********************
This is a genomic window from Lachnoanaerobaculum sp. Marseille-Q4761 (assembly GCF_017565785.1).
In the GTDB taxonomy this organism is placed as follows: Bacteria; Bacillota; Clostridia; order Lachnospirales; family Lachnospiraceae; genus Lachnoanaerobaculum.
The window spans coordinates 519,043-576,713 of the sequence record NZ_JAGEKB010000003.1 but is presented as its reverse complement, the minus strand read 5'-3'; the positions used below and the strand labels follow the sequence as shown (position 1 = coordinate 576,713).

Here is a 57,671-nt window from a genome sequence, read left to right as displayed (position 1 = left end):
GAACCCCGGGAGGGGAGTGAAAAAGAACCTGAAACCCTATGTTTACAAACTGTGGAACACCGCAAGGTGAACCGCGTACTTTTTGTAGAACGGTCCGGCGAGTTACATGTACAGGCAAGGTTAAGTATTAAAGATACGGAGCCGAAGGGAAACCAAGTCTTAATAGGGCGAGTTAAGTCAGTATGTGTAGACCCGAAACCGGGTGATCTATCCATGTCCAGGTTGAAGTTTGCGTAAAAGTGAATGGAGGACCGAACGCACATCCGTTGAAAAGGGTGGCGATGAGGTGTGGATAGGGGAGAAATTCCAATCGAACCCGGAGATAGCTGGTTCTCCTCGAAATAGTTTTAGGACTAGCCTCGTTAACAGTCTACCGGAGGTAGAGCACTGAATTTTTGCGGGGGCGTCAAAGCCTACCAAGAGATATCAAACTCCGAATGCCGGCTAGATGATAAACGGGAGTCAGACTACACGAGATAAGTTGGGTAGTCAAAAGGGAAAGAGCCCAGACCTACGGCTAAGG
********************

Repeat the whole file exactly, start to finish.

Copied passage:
This is a genomic window from Lachnoanaerobaculum sp. Marseille-Q4761 (assembly GCF_017565785.1).
In the GTDB taxonomy this organism is placed as follows: Bacteria; Bacillota; Clostridia; order Lachnospirales; family Lachnospiraceae; genus Lachnoanaerobaculum.
The window spans coordinates 519,043-576,713 of the sequence record NZ_JAGEKB010000003.1 but is presented as its reverse complement, the minus strand read 5'-3'; the positions used below and the strand labels follow the sequence as shown (position 1 = coordinate 576,713).

Here is a 57,671-nt window from a genome sequence, read left to right as displayed (position 1 = left end):
GAACCCCGGGAGGGGAGTGAAAAAGAACCTGAAACCCTATGTTTACAAACTGTGGAACACCGCAAGGTGAACCGCGTACTTTTTGTAGAACGGTCCGGCGAGTTACATGTACAGGCAAGGTTAAGTATTAAAGATACGGAGCCGAAGGGAAACCAAGTCTTAATAGGGCGAGTTAAGTCAGTATGTGTAGACCCGAAACCGGGTGATCTATCCATGTCCAGGTTGAAGTTTGCGTAAAAGTGAATGGAGGACCGAACGCACATCCGTTGAAAAGGGTGGCGATGAGGTGTGGATAGGGGAGAAATTCCAATCGAACCCGGAGATAGCTGGTTCTCCTCGAAATAGTTTTAGGACTAGCCTCGTTAACAGTCTACCGGAGGTAGAGCACTGAATTTTTGCGGGGGCGTCAAAGCCTACCAAGAGATATCAAACTCCGAATGCCGGCTAGATGATAAACGGGAGTCAGACTACACGAGATAAGTTGGGTAGTCAAAAGGGAAAGAGCCCAGACCTACGGCTAAGG